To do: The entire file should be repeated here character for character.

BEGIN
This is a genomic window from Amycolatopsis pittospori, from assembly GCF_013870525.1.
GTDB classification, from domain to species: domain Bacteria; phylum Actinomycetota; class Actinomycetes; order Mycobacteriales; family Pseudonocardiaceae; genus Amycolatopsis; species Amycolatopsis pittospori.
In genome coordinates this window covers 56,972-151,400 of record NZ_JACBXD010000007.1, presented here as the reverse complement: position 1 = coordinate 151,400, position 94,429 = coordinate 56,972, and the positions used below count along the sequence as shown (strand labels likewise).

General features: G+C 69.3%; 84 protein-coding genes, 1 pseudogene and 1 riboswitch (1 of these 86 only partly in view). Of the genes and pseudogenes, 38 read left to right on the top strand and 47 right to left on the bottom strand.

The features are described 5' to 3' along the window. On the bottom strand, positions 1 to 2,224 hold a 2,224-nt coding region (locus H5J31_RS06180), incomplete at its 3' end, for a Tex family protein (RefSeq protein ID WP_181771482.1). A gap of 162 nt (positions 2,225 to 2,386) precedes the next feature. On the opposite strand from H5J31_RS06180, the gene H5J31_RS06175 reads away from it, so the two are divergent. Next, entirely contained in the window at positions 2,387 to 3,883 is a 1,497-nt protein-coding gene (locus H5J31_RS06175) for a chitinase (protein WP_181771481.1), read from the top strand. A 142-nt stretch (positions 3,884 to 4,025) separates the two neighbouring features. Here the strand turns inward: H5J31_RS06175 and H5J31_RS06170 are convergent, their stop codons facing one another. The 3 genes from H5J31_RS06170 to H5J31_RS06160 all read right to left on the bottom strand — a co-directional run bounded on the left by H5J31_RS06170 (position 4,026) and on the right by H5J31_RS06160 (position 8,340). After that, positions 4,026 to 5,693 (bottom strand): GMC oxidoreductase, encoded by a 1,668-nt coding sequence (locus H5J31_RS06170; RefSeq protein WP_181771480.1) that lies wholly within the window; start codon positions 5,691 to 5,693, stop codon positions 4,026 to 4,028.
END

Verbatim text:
This is a genomic window from Amycolatopsis pittospori, from assembly GCF_013870525.1.
GTDB classification, from domain to species: domain Bacteria; phylum Actinomycetota; class Actinomycetes; order Mycobacteriales; family Pseudonocardiaceae; genus Amycolatopsis; species Amycolatopsis pittospori.
In genome coordinates this window covers 56,972-151,400 of record NZ_JACBXD010000007.1, presented here as the reverse complement: position 1 = coordinate 151,400, position 94,429 = coordinate 56,972, and the positions used below count along the sequence as shown (strand labels likewise).

General features: G+C 69.3%; 84 protein-coding genes, 1 pseudogene and 1 riboswitch (1 of these 86 only partly in view). Of the genes and pseudogenes, 38 read left to right on the top strand and 47 right to left on the bottom strand.

The features are described 5' to 3' along the window. On the bottom strand, positions 1 to 2,224 hold a 2,224-nt coding region (locus H5J31_RS06180), incomplete at its 3' end, for a Tex family protein (RefSeq protein ID WP_181771482.1). A gap of 162 nt (positions 2,225 to 2,386) precedes the next feature. On the opposite strand from H5J31_RS06180, the gene H5J31_RS06175 reads away from it, so the two are divergent. Next, entirely contained in the window at positions 2,387 to 3,883 is a 1,497-nt protein-coding gene (locus H5J31_RS06175) for a chitinase (protein WP_181771481.1), read from the top strand. A 142-nt stretch (positions 3,884 to 4,025) separates the two neighbouring features. Here the strand turns inward: H5J31_RS06175 and H5J31_RS06170 are convergent, their stop codons facing one another. The 3 genes from H5J31_RS06170 to H5J31_RS06160 all read right to left on the bottom strand — a co-directional run bounded on the left by H5J31_RS06170 (position 4,026) and on the right by H5J31_RS06160 (position 8,340). After that, positions 4,026 to 5,693 (bottom strand): GMC oxidoreductase, encoded by a 1,668-nt coding sequence (locus H5J31_RS06170; RefSeq protein WP_181771480.1) that lies wholly within the window; start codon positions 5,691 to 5,693, stop codon positions 4,026 to 4,028.